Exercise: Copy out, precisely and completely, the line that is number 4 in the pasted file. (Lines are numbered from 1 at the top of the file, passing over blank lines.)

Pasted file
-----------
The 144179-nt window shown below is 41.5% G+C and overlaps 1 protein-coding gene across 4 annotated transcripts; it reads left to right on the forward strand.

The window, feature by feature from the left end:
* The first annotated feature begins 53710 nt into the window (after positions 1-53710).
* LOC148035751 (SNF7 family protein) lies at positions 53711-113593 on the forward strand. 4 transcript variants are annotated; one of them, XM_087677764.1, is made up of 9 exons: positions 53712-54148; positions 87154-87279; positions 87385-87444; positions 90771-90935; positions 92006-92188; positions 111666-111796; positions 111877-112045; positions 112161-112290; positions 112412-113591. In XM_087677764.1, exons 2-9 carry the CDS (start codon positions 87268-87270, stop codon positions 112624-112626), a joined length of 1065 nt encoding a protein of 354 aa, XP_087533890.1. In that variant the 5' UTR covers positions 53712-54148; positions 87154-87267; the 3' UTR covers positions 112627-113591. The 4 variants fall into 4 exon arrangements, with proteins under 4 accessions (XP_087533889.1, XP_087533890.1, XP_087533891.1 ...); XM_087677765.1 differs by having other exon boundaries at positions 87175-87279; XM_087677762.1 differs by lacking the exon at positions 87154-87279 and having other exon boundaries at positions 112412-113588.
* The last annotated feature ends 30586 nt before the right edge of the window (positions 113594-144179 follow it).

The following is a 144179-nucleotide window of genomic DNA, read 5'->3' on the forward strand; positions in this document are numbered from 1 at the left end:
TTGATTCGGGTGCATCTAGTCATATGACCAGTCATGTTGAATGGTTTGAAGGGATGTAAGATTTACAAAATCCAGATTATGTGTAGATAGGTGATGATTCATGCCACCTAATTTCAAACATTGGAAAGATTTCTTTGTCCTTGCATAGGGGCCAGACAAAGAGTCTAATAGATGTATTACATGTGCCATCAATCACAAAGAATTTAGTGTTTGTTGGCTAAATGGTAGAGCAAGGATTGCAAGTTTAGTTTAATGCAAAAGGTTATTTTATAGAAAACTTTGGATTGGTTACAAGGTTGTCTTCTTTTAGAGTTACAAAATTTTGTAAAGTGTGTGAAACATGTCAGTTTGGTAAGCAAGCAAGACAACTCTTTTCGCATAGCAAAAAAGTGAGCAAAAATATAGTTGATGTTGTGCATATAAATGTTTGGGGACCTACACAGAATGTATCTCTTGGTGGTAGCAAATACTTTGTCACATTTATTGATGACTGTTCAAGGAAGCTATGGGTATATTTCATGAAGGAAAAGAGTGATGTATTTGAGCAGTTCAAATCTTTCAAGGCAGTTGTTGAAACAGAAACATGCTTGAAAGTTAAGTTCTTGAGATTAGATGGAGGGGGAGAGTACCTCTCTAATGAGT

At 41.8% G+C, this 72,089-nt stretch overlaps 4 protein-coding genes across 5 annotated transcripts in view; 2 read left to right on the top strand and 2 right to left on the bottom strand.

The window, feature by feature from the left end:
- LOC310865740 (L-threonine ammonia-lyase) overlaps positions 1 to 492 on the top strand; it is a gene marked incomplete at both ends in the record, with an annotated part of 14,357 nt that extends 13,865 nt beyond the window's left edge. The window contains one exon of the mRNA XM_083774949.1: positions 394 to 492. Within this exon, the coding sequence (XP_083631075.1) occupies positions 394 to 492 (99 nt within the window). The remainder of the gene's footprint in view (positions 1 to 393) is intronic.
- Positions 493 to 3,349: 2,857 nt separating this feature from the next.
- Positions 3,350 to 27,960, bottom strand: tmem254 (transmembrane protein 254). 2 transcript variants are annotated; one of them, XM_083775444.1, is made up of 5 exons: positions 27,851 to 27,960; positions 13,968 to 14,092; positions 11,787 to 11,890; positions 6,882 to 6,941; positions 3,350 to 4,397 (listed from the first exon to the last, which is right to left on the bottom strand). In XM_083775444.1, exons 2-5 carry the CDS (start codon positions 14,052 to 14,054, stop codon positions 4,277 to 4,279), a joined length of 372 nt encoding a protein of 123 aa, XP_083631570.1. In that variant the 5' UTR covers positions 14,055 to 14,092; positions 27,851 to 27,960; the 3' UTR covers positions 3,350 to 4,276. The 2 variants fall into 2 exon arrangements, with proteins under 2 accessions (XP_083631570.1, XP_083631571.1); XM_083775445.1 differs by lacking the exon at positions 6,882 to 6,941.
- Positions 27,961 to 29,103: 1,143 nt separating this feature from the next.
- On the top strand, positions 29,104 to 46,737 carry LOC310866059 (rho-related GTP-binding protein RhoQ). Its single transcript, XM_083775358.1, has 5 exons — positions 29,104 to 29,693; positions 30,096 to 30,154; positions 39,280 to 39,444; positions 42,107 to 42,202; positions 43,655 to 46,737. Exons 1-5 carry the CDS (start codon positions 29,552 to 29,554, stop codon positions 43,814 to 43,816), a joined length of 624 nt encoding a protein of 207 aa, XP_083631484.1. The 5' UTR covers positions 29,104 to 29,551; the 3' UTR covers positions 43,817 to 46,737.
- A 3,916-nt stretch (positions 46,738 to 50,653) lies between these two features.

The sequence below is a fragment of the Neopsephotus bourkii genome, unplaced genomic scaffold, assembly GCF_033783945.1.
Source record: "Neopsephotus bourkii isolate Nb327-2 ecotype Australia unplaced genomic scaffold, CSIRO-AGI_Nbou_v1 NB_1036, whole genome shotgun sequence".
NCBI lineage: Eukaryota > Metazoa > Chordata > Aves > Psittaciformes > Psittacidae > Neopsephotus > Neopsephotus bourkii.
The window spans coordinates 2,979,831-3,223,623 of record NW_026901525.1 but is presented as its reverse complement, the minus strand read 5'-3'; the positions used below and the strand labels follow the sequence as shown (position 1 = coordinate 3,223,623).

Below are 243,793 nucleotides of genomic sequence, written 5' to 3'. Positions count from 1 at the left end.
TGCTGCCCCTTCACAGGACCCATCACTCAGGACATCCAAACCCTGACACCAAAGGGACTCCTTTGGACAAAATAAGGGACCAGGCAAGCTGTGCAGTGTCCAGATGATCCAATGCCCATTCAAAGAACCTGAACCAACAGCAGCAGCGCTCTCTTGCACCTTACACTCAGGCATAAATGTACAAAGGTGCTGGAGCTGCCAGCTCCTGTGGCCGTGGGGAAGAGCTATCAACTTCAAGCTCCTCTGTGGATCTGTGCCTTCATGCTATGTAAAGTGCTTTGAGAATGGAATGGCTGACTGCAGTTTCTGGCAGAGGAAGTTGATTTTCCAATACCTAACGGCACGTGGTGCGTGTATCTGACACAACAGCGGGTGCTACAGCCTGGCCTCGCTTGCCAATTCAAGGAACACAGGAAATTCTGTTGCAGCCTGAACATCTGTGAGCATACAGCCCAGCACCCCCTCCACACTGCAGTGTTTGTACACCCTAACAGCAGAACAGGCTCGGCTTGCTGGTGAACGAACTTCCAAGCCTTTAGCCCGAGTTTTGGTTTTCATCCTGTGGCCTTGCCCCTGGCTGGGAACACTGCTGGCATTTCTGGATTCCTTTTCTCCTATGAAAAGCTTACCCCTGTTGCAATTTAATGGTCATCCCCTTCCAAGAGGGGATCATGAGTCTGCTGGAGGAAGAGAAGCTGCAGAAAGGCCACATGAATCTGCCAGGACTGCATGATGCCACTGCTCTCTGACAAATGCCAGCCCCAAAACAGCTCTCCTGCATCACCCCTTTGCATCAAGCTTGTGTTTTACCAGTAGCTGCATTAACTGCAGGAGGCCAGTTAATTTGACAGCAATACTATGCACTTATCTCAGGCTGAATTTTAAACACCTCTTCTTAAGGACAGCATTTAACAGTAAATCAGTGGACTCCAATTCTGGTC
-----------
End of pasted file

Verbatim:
* LOC148035751 (SNF7 family protein) lies at positions 53711-113593 on the forward strand. 4 transcript variants are annotated; one of them, XM_087677764.1, is made up of 9 exons: positions 53712-54148; positions 87154-87279; positions 87385-87444; positions 90771-90935; positions 92006-92188; positions 111666-111796; positions 111877-112045; positions 112161-112290; positions 112412-113591. In XM_087677764.1, exons 2-9 carry the CDS (start codon positions 87268-87270, stop codon positions 112624-112626), a joined length of 1065 nt encoding a protein of 354 aa, XP_087533890.1. In that variant the 5' UTR covers positions 53712-54148; positions 87154-87267; the 3' UTR covers positions 112627-113591. The 4 variants fall into 4 exon arrangements, with proteins under 4 accessions (XP_087533889.1, XP_087533890.1, XP_087533891.1 ...); XM_087677765.1 differs by having other exon boundaries at positions 87175-87279; XM_087677762.1 differs by lacking the exon at positions 87154-87279 and having other exon boundaries at positions 112412-113588.